Faith is . . . the evident demonstration of realities that are not seen.—Heb. 11:1.
Have people said to you that they believe in evolution because it is based on science whereas belief in God is based on faith? Many hold this view. But it is good for us to keep this in mind: No matter what someone believes about God or about evolution, some type of faith is involved. How so? None of us have seen God or observed something being created. (John 1:18) And no human—whether he is a scientist or not—has observed one kind of life evolve into another kind. No one has watched a reptile evolve into a mammal, for example. (Job 38:1, 4) Hence, all of us must examine the evidence and use our thinking ability to reach sound conclusions. Regarding creation, the apostle Paul wrote: “[God’s] invisible qualities are clearly seen from the world’s creation onward, because they are perceived by the things made, even his eternal power and Godship, so that they are inexcusable.”—Rom. 1:20. w16.09 4:4
Do not forget kindness to strangers.—Heb. 13:2, ftn.
Jehovah lovingly made provisions for the foreigners living in Israel, such as the right to glean food. (Lev. 19:9, 10) Rather than order the Israelites to respect foreigners, Jehovah appealed to their empathy. (Ex. 23:9) They knew ‘how it felt to be a foreigner.’ Even before they were reduced to slavery, the Hebrews were likely shunned by the Egyptians because of racial pride or religious prejudice. (Gen. 43:32; 46:34; Ex. 1:11-14) The Israelites had experienced a bitter life as foreign residents, but Jehovah expected them to treat the foreigner “like a native” among them. (Lev. 19:33, 34) No doubt, Jehovah is equally concerned about people from a foreign background who attend meetings in our congregations. (Deut. 10:17-19; Mal. 3:5, 6) If we reflect on the challenges that they are facing, such as discrimination or the language barrier, we will look for ways to show them kindness and fellow feeling.—1 Pet. 3:8. w16.10 1:3-5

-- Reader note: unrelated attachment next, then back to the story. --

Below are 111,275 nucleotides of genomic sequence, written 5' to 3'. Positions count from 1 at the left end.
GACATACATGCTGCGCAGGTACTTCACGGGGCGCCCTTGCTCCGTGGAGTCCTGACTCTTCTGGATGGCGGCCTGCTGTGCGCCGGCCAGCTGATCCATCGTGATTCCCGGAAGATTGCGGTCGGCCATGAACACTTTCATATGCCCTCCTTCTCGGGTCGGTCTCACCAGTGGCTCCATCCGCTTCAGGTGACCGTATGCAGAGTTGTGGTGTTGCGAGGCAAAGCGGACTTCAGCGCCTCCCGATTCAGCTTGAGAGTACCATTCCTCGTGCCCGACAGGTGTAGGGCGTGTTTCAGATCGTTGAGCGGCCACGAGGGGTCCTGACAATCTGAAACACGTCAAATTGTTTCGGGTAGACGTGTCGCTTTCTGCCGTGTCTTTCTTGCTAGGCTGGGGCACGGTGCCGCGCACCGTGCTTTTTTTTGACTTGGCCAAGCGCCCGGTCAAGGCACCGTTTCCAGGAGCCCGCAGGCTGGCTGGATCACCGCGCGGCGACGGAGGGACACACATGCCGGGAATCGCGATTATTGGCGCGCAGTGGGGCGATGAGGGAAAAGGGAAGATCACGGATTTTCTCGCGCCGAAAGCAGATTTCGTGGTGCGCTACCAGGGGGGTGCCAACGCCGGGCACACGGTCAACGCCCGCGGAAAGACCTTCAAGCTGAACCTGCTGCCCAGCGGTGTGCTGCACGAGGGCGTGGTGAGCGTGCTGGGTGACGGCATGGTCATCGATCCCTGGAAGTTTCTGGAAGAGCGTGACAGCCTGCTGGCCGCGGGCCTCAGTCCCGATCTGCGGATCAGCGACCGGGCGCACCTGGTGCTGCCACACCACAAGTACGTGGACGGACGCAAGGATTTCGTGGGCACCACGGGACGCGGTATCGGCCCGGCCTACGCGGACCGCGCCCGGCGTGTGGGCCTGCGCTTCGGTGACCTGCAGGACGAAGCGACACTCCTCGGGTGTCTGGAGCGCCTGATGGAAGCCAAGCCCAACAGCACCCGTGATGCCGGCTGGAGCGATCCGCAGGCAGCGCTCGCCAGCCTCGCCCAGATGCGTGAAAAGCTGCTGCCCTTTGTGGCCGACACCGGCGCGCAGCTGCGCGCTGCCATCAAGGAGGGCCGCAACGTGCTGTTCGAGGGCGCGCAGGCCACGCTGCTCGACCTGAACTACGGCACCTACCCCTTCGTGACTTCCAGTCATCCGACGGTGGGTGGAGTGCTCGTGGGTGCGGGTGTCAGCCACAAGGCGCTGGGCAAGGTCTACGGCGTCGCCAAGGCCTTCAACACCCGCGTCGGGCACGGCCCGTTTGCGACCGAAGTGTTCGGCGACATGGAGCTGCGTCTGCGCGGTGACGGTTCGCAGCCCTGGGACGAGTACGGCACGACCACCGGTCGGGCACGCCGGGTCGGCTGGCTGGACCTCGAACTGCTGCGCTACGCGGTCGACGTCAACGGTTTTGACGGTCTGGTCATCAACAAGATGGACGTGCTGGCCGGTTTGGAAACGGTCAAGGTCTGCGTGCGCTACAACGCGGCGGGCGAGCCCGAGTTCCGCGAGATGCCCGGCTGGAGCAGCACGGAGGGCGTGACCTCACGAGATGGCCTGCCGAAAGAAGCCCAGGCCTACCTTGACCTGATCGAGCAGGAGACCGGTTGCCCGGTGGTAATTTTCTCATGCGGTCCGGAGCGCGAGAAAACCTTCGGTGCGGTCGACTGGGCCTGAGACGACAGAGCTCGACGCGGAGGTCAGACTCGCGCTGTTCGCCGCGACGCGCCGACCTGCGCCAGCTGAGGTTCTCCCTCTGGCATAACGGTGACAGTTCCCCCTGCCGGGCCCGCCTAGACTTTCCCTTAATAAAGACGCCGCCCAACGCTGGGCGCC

Just as the body without spirit is dead, so also faith without works is dead.—Jas. 2:26.
The letter of James explains that true Christian faith is not just a matter of believing; action is involved. “Show me your faith without the works,” wrote James, “and I will show you my faith by my works.” (Jas. 2:18) James goes on to show the clear difference between mere belief and the exercising of one’s faith. The demons believe that God exists, but they have no true faith. Rather, they faithlessly work against the fulfillment of God’s purposes. (Jas. 2:19, 20) By contrast, referring to another ancient man of faith, James asks: “Was not Abraham our father declared righteous by works after he offered up Isaac his son on the altar? You see that his faith was active along with his works and his faith was perfected by his works.” (Jas. 2:21-23) Then to drive home the point that faith must be shown by works, James adds the words of today’s text. w16.10 4:8